Directed by: Louda Ben Salah-Cazanas
Distributed by: Under the Milky Way
Written by Michael Clawson
A promising young writer falls in love and faces economic precarity in “The World After Us,” a slight romantic drama from France that irritates more than it endears.
Libidi (Aurélien Gabrielli) is leaving his parent’s charming café in Lyon when Elisa (Louise Chevillotte) catches his eye. He makes a move on her by asking for a cigarette while she’s having coffee with a friend; she responds warmly, and they start up a relationship in a hurry. It’s a flimsy and unpersuasive love connection that writer/director Louda Ben Salah-Cazanas establishes, and it doesn’t become any more convincing as the film wears on.
Libidi and Elisa’s relationship takes off just as Libidi lands a publishing deal, which gives him six months to complete his first novel. That proves to be a major struggle. With no steady income from his artistic endeavors, Libidi only barely makes ends meet as a food-delivery worker. To move out of the cramped apartment where he lives with a roommate (a character that the movie cruelly turns into the butt of jokes) and into a place of his own with Elisa, Libidi is forced to devote time and energy he would otherwise spend writing towards making a bigger paycheck. He turns to petty scams, like selling his iPad and telling his insurance company it was stolen, before eventually landing a minimum wage job at an eyewear store.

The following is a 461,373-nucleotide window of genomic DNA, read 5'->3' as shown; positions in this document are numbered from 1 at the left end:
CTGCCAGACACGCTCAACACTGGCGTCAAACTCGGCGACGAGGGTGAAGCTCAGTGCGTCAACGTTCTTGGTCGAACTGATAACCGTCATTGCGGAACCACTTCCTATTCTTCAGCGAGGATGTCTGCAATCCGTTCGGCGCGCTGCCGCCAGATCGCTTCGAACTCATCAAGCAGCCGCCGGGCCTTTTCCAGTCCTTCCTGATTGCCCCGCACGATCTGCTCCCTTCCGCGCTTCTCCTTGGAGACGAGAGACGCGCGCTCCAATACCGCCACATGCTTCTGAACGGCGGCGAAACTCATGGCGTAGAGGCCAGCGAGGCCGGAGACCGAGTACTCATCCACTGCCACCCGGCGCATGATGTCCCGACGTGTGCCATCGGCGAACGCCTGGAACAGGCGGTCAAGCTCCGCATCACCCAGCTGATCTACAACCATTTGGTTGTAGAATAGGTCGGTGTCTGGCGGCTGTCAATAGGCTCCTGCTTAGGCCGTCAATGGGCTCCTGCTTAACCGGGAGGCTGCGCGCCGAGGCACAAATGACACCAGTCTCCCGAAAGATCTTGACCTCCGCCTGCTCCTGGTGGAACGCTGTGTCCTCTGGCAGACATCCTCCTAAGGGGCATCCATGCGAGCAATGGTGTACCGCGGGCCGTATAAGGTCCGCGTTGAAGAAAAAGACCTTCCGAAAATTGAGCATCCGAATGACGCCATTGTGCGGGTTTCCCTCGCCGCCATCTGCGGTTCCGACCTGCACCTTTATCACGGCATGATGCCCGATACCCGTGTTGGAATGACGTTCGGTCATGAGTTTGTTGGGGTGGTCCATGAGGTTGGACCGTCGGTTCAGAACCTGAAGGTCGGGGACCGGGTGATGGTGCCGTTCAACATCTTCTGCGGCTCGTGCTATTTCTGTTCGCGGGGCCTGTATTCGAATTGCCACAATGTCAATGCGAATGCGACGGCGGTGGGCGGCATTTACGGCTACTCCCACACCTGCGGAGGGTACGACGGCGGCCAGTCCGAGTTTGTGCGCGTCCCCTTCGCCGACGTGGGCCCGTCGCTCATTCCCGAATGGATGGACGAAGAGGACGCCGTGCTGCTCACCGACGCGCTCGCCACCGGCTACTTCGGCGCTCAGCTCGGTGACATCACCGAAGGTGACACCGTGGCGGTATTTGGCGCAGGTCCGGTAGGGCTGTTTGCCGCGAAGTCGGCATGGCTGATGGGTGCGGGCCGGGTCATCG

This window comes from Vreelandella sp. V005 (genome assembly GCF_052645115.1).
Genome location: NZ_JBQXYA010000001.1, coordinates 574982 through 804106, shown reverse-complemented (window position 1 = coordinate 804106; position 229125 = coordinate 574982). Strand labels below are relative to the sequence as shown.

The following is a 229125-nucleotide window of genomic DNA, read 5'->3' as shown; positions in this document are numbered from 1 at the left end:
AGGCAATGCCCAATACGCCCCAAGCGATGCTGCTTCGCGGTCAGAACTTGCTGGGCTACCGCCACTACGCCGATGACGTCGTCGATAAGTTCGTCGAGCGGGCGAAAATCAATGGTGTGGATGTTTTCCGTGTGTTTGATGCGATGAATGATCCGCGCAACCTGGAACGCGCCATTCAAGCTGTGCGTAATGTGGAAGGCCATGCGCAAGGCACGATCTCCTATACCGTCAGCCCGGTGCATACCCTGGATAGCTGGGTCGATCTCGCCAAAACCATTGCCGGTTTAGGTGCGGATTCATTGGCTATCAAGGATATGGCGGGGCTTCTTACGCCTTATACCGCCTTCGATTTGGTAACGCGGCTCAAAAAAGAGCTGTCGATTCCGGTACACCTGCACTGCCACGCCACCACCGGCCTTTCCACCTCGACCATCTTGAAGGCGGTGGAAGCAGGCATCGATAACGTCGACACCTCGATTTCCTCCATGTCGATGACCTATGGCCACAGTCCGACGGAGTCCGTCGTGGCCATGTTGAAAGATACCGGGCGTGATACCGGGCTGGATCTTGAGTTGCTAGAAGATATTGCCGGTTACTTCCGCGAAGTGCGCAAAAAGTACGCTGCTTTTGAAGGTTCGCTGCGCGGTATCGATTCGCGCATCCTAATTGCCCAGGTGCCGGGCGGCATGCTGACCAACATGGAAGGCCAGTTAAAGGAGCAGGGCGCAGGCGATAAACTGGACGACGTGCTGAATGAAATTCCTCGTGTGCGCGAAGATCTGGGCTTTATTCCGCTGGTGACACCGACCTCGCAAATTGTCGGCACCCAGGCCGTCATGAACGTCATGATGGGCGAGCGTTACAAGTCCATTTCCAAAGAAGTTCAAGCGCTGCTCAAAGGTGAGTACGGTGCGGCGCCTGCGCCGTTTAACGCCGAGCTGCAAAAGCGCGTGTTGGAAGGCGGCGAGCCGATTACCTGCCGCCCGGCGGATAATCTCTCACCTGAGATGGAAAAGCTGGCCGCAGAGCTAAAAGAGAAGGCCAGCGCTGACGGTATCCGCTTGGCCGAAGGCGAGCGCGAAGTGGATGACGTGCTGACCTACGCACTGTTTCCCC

The movie’s formal elements tend to clash. Salah-Cazanas’ intimately verité approach involves keeping his camera close to his actors, which works well enough, but the stabbing of strings on the film’s score suggests a level of dread that doesn’t suit the material. There are also jarring tonal shifts when conflict erupts between Libidi and Elisa out of nowhere. And then there’s the asymmetry between the film’s co-stars: Chevillotte is a magnetic performer that the movie gives too little to do, while much of what Gabrielli does as Libidi just looks like self-pity. “The World After Us” is concerned with the pressures of financial instability, creativity, and relationships in the modern world, but is too rushed and lacking in charm to make an impression.
“The World After Us” Trailer
Michael Clawson is a member of the Seattle Film Critic Society you can follow his passion for film on Letterboxd.